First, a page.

A climate of fear

August 11, 2019

Climate change no longer needs to be marketed as scary; being scared of it is only an organic reaction to a glaring reality

A climate of fear

Climate scare is the new normal. We realise we’re caught in the most ominous web of self-destruction humans have ever spun for themselves and yet most of us are too complacent to put in the effort required to break free.

Mention of climate change is circling the news, social media and drawing room conversations. Every now and then, a statistic is quoted that makes you draw in a sharp breath, and even as you exhale a few moments later, you’re still trying to grapple with the intensity of what you’ve heard… "will 150 million people really die just because of a temperature difference of 0.5°C?"

The available evidence seems to indicate yes; and of course you’re feeling unnerved; but do you attempt to personalise this information? Most of us will choose not to personalise intimidating material. After all, it’s easier to plead self-imposed ignorance than to justify inaction. Therefore, it is not climate news that is scaring you, but your resistance to changes that can help control climate impacts.

There is a reason discourse on climate change is morbid. A prominent American journalist, David Wallace Wells, sums the overwhelming state of climate change most articulately when he says, ‘It is, I promise, worse than you think.’ That’s what you should remember every time you ignore a warning about climate news.

If you’ve been reading about melting glaciers, rising sea levels and unprecedented heat waves, you haven’t even scratched the surface yet. The effects of climate change are so vast and insidious that at this point that we can’t even predict with complete accuracy the type and degree of havoc it will wreak.

No one took the Arctic permafrost seriously and now this centuries-old frozen ground is melting and may emit 92 billion tons of carbon by 2100 or nearly twice as much carbon as exists in the atmosphere right now.

Was that scary?

You should know that melting permafrost will release bacteria and viruses that lay frozen for thousands of years and we have no idea what diseases and epidemics these ‘zombie pathogens’ can trigger.

Well then you should also know that melting permafrost will release bacteria and viruses that lay frozen for thousands of years and we have no idea what diseases and epidemics these ‘zombie pathogens’ can trigger. Warmer global temperatures are already causing infectious diseases and they are spreading farther than before. Unless we curtail the global temperature rise to 1.5°C, the IPCC Report suggests the number of people susceptible to climate-related poverty will increase to several hundred million by 2050. 200 million people are expected to be displaced due to climate change by that year.

In light of this, much more and all that we don’t know yet, why shouldn’t climate news be projected to scare you? The aim is of course to trigger action. However, many among climate researchers and communicators believe that arousing fear as a persuasive tactic may not be the most effective way to promote climate change communication. Fear is often accompanied by anxiety and distress. They say that these emotions may subdue positive action by overwhelming an individual. Alternatively, there is also empirical evidence suggesting the effectiveness of fear as a tool in influential social communications and campaigns.

Both of these information dissemination preferences are irrelevant now.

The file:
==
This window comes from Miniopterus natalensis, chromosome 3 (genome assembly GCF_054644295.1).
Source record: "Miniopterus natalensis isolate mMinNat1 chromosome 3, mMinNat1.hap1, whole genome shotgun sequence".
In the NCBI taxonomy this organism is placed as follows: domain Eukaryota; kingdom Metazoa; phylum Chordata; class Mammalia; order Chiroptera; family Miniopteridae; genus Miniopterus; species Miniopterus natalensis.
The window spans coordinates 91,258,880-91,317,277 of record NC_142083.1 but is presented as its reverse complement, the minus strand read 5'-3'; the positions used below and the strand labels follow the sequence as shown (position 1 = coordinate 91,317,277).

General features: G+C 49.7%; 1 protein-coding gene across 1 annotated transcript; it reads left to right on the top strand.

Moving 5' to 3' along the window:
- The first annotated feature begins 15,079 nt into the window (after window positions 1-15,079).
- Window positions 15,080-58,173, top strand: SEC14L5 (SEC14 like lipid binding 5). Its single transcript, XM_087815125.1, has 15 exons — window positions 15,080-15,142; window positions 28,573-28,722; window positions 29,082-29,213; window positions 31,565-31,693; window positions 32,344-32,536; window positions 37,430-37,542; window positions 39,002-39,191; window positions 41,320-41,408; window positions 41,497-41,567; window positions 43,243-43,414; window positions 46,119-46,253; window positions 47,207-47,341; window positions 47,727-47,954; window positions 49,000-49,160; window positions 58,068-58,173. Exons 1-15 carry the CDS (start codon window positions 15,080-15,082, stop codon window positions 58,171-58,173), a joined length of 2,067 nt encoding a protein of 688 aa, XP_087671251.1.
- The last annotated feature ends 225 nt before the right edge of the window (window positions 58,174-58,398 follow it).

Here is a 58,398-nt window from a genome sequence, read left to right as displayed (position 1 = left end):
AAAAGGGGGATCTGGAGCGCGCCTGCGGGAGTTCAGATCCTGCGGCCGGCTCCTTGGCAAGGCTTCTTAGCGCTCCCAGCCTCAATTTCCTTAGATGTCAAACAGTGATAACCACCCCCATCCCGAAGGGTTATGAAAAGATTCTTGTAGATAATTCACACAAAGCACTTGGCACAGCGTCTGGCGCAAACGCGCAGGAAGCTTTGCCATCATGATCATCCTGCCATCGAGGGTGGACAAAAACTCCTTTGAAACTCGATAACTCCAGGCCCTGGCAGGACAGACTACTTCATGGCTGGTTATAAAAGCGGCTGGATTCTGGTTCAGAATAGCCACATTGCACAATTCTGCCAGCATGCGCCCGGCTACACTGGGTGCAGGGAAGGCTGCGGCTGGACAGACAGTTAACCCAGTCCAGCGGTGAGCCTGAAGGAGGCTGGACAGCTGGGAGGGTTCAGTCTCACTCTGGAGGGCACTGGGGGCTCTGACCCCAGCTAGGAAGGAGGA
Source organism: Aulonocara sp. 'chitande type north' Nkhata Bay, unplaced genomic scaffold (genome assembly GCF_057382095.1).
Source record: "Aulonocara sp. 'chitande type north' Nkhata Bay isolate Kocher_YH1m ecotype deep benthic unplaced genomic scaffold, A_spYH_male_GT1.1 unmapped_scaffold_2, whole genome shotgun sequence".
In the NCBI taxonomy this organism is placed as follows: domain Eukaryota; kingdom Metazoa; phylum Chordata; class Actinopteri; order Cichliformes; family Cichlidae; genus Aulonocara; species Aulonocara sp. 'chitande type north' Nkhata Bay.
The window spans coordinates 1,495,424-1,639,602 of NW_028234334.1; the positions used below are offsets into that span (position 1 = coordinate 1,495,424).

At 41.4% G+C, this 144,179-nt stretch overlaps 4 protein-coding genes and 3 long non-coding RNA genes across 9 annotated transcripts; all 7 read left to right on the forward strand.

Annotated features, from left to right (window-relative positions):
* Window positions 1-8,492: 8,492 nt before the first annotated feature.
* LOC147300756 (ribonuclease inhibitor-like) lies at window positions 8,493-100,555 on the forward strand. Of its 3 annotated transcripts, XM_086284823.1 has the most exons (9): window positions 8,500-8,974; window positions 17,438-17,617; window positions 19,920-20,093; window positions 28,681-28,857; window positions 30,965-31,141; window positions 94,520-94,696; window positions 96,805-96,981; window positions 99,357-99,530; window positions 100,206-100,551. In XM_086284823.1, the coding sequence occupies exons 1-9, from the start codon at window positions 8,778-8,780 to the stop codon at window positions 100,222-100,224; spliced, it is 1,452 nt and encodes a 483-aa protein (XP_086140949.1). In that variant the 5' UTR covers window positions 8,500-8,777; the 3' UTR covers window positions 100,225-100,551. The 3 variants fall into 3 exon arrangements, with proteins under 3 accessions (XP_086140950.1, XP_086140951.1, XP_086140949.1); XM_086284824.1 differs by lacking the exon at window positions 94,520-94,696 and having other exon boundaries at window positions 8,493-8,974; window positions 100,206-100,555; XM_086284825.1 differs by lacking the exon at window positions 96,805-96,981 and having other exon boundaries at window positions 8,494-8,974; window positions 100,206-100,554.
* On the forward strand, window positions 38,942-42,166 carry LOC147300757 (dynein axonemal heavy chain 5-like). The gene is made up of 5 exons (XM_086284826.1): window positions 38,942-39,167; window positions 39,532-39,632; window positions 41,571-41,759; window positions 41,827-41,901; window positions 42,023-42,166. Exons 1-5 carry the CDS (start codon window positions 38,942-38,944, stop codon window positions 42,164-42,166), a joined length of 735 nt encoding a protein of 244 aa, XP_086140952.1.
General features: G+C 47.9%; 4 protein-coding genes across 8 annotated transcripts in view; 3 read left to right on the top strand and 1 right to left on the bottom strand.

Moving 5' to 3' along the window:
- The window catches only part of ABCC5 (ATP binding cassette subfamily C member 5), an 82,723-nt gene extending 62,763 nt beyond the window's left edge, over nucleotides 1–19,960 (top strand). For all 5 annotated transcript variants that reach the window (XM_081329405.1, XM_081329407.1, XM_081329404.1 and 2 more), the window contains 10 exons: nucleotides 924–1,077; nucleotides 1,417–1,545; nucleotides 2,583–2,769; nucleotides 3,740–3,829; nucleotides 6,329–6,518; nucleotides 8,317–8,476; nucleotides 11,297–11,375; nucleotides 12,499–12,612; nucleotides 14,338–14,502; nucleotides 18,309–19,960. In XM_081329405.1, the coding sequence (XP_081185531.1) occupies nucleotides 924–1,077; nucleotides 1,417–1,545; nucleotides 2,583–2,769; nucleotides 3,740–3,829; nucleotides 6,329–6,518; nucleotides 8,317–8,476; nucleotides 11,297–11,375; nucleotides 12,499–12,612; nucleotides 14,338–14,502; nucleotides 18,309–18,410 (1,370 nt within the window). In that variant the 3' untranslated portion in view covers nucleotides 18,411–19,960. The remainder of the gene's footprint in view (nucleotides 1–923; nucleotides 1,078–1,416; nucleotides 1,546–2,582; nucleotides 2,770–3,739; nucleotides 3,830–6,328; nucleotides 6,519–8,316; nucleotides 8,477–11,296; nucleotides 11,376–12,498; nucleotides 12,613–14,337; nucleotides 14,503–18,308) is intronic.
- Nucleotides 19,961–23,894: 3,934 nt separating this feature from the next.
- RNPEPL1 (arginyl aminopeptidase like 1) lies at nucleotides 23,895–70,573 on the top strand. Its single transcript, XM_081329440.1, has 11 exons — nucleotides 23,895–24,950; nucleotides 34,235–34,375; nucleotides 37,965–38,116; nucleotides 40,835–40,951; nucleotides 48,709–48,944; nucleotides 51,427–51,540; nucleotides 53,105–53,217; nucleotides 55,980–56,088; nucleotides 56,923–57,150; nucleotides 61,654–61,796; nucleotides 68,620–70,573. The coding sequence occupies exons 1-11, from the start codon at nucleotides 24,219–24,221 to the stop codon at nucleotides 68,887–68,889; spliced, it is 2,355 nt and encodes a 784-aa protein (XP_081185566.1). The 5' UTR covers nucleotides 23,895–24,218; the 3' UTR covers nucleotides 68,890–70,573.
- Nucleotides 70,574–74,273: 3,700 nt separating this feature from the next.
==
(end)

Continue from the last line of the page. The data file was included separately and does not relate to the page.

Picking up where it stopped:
Climate change no longer needs to be marketed as scary. It is terrifying on its own; without the need for exaggeration and psychological maneuvering. Being scared of it is only an organic reaction to a glaring reality.

What poses the big challenge is not how climate change should be discussed but how information about it is received. If you feel defeated interacting with climate news and statistics and your reaction is either to dismiss the information as being exaggerated or to turn your head the other way, then we’ve successfully identified the first problem.

Climate change is here to stay and disrupt; you can switch on the air conditioner today and ignore it, but what will your kids do? It’s very important therefore that we sensitise ourselves to the information that’s being delivered to us. The best way to do this is to personalise the material instead of letting it overpower you. If you know burning fossil fuels is causing global warming, why not reduce your personal carbon footprint by carpooling or biking? Not practical for you? Begin by giving up eating meat twice a week. The pesticides and fertilisers used in the feed, coupled with the digestive system of cows which produces methane, causes about 26.5 kilograms of CO2 to be emitted for every kilogram of beef produced (NRDC, 2017).

Positive efforts not only make one feel connected to the community but become easier to sustain once you believe small actions play an important role in reducing global warming. Personal changes evolve into cultural changes as family and friends pick up the same habits. Soon you’ve all started playing a role in combatting the scary, faceless threat which is no longer defeating you into inaction.

Your planet and future generations need you to process information about climate change to generate positive action; whether this is through fear, acceptance or even the romanticising changing weather patterns by celebrating untimely monsoon rains. When statistics overwhelm you, research; instead of burying them away in your brain with other unprocessed material. Chances are you’ll find a way to help, even if it is just by donating to an organisation. Don’t think of climate change as the problem only giving your neighbour sleepless nights, with whom you readily empathise, but in a detached fashion. Climate change is now your personal concern.

A climate of fear